The Power of the Endowment


A student is able to pursue an internship in the tech world, even though it means giving up a paid summer job. Another can attend the prom or take an SAT class without worrying about the expense. Still another can purchase a saxophone or violin so they can pursue their interest in music.

Many of these special Rivers experiences are made possible through gifts to the endowment. A robust endowment is a foundation on which to build the future, and that’s why it’s been one of the three pillars of the FutureMakers campaign. Growing the endowment for financial aid and student programs are top priorities and help to ensure that every member of our community can benefit fully from all that Rivers has to offer, whether by helping them purchase books or musical instruments or making it possible for them to participate in cultural or service learning trips. Donors have been so inspired by this call to action that more than $15 million in commitments have been made to the Rivers endowment since 2016.


Access to Science Internships


Two examples of how endowment funds can create and expand opportunities for students are the two funds recently established to support the school’s summer science internship program.


The program, which is more than 10 years old, provides students with an opportunity to do a summer internship in hospitals, doctor's offices, research labs, biotech companies, as well as robotics, computing, and other technology companies in the Boston area. The internships give students the chance to shadow science and technology professionals during their day-to-day work and to take on projects and challenges that the host institution might not otherwise be able to tackle without the help of the interns. Since its inception, the program has placed more than 90 students into internship positions.


This year a record-breaking 17 students were able to participate in the program, a number that grew over previous years thanks to the financial help provided by two endowment funds: the “Fund for Immersion and Inclusion in the Working World,” which was established by an anonymous donor in 2020, and “The Klett Internship Fund,” which was established by Mark Klett ’71 in 2021 in honor of his 50th Reunion.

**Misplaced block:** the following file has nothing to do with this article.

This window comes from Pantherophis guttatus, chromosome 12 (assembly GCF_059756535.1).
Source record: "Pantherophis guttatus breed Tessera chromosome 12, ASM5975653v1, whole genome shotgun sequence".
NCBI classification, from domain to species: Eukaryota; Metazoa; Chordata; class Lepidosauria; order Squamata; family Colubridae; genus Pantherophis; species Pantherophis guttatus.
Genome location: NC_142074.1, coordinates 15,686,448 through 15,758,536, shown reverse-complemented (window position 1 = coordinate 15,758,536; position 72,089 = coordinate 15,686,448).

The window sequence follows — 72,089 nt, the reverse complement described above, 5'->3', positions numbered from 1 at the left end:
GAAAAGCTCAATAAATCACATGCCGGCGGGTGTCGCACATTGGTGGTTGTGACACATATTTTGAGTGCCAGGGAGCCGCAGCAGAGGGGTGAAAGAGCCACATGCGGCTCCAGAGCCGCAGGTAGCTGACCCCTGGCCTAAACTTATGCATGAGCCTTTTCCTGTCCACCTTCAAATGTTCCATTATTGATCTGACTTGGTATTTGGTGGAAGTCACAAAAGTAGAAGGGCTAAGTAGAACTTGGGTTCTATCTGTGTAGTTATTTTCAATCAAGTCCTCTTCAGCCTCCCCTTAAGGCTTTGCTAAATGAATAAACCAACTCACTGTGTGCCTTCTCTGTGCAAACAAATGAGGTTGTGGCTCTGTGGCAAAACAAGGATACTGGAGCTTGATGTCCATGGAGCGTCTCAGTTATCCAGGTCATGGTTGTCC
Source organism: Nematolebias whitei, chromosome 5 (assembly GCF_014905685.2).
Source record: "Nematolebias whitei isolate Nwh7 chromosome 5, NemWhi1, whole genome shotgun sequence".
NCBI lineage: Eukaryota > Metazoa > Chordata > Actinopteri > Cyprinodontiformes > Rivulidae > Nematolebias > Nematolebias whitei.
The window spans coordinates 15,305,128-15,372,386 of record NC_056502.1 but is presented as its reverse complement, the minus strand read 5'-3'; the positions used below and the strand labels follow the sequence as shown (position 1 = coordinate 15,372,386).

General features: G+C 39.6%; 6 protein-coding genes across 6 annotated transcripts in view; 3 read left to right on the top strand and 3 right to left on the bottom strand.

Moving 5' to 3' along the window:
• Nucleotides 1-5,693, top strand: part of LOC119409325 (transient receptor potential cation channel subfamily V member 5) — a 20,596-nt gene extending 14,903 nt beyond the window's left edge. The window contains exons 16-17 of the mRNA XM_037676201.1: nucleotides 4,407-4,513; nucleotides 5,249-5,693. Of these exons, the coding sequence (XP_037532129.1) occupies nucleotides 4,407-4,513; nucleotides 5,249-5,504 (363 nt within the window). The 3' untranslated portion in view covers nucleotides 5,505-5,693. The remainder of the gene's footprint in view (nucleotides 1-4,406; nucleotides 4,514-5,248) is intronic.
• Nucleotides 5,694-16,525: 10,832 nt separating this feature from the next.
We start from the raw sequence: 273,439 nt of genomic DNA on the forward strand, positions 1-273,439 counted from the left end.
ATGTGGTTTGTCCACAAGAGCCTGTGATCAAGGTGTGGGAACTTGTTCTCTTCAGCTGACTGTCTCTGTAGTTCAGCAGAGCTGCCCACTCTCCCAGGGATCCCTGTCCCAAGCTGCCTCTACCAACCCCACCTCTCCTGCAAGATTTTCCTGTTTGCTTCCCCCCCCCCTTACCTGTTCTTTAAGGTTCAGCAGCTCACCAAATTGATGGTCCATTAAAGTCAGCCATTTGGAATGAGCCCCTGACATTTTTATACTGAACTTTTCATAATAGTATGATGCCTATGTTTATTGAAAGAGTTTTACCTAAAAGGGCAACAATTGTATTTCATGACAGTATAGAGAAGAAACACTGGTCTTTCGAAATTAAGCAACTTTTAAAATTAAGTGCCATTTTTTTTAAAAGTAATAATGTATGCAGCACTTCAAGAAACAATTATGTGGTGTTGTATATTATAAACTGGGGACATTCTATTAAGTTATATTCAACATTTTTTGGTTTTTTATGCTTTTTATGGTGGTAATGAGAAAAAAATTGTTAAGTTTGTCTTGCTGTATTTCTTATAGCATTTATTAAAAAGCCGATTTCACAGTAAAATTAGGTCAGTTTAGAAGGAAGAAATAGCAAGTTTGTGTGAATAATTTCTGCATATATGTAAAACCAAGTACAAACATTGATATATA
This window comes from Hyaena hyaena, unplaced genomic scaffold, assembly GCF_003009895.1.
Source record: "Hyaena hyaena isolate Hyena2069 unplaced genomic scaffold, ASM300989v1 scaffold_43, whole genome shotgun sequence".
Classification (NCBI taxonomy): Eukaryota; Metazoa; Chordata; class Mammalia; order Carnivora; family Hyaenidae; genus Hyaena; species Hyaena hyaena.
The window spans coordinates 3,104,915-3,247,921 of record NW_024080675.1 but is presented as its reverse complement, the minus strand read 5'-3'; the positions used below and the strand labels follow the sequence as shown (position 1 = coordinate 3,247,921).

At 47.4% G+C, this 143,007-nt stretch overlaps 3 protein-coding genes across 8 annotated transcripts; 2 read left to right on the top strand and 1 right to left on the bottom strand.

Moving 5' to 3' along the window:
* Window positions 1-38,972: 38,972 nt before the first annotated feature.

A central goal of both funds is to increase access to the program by providing financial support for students from families with demonstrated financial need. The funds also provide resources to bring professionals and scholars to campus for the purpose of exposing students to real-world work experiences, case studies, and research initiatives.



Kim Fox, director of development at Rivers, said the anonymous donor of “The Fund for Immersion and Inclusion in the Working World” came forward to establish the fund after learning about the internship program. “They really wanted to focus on the inclusion piece and making it accessible to students from all socio-economic backgrounds—helping them cover various expenses such as the cost of transportation to an internship.”

Fox notes that the science internships sometimes help students decide what college major or career they want to pursue. “I remember one student, Nico Stuart ’21, who worked with software developer Jackpine Technologies for his internship. He loved the experience so much that he decided to major in that subject in college. And, in fact, he is now a freshman at Washington University in St. Louis where he is studying computer science. When I told the fund donor that story, he said, ‘That’s awesome—exactly what we want.’ ”


Upper School science teacher Michael Schlenker, who serves as coordinator of the internships, says that the opportunity for students to connect their classroom learning to the wider world is one of the many important outcomes of the program. “We talk about getting kids out into the world and bringing Rivers to the world. This, to me, is where it really happens,” he says.



Students who participate in the internships will do a presentation about their experience to the entire student body during a fall All-School meeting. They also write about their experiences in the school’s science internship blog. To read the blogs of this year’s interns, click here.